Bumble bees can solve puzzles

Researchers at Queen Mary University of London have made an astonishing discovery about bumblebees. These industrious insects can learn and solve puzzles by observing their experienced peers. This fascinating study reveals their remarkable social behavior and intelligence, captivating bee enthusiasts of all ages. Scientists presented bumblebees with a challenging puzzle box, training “demonstrator” bees to solve it while “observer” bees watched closely. Observer bees overwhelmingly imitated the method they observed, even when alternative approaches were available.

Bumblebees exhibit an exceptional capacity for social learning, relying on experienced peers for problem-solving skills. Guided by their experienced companions, observer bees outperformed those without guidance, highlighting the power of collective learning and success. Bumblebees showed the ability to develop and maintain behavioral trends within colonies, akin to primates and birds. Their intricate behavior continues to fascinate scientists. Further experiments revealed that observer bees eventually preferred one solution, suggesting behavioral trends emerge as new learners replace experienced bees.

Bumblebees’ puzzle-solving skills through teamwork astound researchers. Their intelligence and social learning abilities inspire us to appreciate the lessons they teach about unity and adaptability. Let us embrace their ingenuity as we embark on our own puzzling adventures.

Three barrels of fruit logic puzzle

The owner of a fruit orchard has collected three barrels of fruit. There is one barrel of apples, one barrel of pears and one barrel that contains a mixture of apples and pears.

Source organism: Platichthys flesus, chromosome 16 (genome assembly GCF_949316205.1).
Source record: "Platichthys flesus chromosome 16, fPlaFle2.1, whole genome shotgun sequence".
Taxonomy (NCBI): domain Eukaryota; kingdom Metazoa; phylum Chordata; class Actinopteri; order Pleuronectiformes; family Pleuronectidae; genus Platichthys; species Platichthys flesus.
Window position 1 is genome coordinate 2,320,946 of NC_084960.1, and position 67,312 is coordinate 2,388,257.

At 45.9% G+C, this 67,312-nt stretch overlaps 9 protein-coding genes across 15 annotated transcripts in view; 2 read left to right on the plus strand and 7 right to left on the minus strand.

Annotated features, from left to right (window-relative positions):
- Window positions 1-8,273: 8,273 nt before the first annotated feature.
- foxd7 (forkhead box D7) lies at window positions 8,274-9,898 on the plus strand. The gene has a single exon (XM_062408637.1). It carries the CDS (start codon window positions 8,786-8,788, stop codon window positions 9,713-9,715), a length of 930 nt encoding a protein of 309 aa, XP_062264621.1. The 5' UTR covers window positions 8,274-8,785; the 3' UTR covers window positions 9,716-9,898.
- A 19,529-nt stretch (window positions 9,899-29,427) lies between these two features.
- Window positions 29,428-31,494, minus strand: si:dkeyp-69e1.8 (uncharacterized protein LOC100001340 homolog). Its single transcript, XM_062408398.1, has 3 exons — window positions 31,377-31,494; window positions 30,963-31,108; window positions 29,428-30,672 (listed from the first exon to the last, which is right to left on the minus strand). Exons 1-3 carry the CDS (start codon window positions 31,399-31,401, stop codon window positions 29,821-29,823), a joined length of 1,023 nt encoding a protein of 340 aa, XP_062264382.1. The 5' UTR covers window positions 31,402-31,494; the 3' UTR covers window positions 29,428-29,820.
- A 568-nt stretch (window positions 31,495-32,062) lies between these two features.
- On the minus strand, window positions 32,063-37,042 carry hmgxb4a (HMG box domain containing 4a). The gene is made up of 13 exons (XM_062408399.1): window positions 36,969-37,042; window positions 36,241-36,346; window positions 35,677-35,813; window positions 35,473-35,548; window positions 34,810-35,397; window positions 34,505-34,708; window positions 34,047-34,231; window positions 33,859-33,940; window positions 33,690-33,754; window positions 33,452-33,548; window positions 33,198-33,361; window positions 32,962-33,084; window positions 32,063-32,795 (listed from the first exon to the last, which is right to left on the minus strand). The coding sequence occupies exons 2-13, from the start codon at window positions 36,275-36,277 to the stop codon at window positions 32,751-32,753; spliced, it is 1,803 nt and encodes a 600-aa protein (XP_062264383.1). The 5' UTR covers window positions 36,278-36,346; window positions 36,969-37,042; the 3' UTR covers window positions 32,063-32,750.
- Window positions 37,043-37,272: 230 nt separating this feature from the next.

The barrels are all labelled. One label reads “apples”, another reads “pears” and the other reads “apples and pears”. Unfortunately, none of the three barrels are labelled correctly!

You can take out and look at just one piece of fruit from one of the barrels. How can you determine what each of the barrels contain?

Reveal solution

If you choose to inspect a piece of fruit from the barrel labelled “apples and pears”, you can be sure that it will contain either only apples or pears (since you know that all barrels are labelled incorrectly). Looking at the fruit will of course tell you which barrel it is.

The other two barrels will be labelled “apples” and “pears”. If the piece of fruit you looked at earlier was an apple, you can be sure that the barrel labelled “apples” will contain pears and the barrel labelled “pears” will contain both apples and pears.

If however the piece of fruit you looked at earlier was a pear, you can be sure that the barrel labelled “pears” will contain apples and the barrel labelled “apples” will contain both apples and pears.

How many bees are there in a beehive?

How many bees are there in a beehive? What does this many bees look like? I am sure that these are questions that you have often wondered about. Thankfully, here at beepuzzled.com we have you covered.

According to the British Beekeepers’ Association, during Summer months, there can be around 40,000 bees in a hive. This number will drop to around 5,000 bees during the Winter.

Below is a illustration of what this number looks like when represented as dots. The image is broken up into 400 squares, with each square consisting of 100 individual dots. In total therefore, there are 40,000 individual dots.

See if you can spot the queen bee (the single yellow dot).

Outline of a beehive with 40000 dots inside representing the number of bees.